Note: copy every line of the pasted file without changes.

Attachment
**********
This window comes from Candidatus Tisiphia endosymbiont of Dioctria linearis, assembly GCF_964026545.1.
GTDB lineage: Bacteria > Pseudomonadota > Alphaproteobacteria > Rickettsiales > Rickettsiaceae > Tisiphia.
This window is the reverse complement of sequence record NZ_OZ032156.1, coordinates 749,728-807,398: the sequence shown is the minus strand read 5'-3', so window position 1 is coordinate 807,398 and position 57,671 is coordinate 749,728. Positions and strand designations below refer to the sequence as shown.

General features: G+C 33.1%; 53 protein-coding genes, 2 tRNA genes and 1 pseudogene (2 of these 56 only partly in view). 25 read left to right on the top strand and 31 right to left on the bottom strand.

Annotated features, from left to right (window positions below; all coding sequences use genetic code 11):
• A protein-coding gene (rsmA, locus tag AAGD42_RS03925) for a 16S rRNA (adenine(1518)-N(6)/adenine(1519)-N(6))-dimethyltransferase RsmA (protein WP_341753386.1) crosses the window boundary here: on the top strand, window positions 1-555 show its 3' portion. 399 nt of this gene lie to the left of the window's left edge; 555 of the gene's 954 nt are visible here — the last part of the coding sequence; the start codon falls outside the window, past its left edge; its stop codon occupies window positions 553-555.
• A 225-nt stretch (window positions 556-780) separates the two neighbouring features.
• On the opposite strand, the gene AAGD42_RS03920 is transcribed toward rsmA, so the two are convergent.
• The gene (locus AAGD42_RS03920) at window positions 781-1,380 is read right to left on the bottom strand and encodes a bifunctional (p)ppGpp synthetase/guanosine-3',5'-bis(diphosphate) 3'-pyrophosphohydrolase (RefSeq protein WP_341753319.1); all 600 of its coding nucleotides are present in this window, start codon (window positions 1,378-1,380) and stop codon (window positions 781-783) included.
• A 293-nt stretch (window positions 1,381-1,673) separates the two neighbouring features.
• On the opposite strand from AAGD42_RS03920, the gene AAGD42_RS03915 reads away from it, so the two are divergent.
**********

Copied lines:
This window comes from Candidatus Tisiphia endosymbiont of Dioctria linearis, assembly GCF_964026545.1.
GTDB lineage: Bacteria > Pseudomonadota > Alphaproteobacteria > Rickettsiales > Rickettsiaceae > Tisiphia.
This window is the reverse complement of sequence record NZ_OZ032156.1, coordinates 749,728-807,398: the sequence shown is the minus strand read 5'-3', so window position 1 is coordinate 807,398 and position 57,671 is coordinate 749,728. Positions and strand designations below refer to the sequence as shown.

General features: G+C 33.1%; 53 protein-coding genes, 2 tRNA genes and 1 pseudogene (2 of these 56 only partly in view). 25 read left to right on the top strand and 31 right to left on the bottom strand.

Annotated features, from left to right (window positions below; all coding sequences use genetic code 11):
• A protein-coding gene (rsmA, locus tag AAGD42_RS03925) for a 16S rRNA (adenine(1518)-N(6)/adenine(1519)-N(6))-dimethyltransferase RsmA (protein WP_341753386.1) crosses the window boundary here: on the top strand, window positions 1-555 show its 3' portion. 399 nt of this gene lie to the left of the window's left edge; 555 of the gene's 954 nt are visible here — the last part of the coding sequence; the start codon falls outside the window, past its left edge; its stop codon occupies window positions 553-555.
• A 225-nt stretch (window positions 556-780) separates the two neighbouring features.
• On the opposite strand, the gene AAGD42_RS03920 is transcribed toward rsmA, so the two are convergent.
• The gene (locus AAGD42_RS03920) at window positions 781-1,380 is read right to left on the bottom strand and encodes a bifunctional (p)ppGpp synthetase/guanosine-3',5'-bis(diphosphate) 3'-pyrophosphohydrolase (RefSeq protein WP_341753319.1); all 600 of its coding nucleotides are present in this window, start codon (window positions 1,378-1,380) and stop codon (window positions 781-783) included.
• A 293-nt stretch (window positions 1,381-1,673) separates the two neighbouring features.
• On the opposite strand from AAGD42_RS03920, the gene AAGD42_RS03915 reads away from it, so the two are divergent.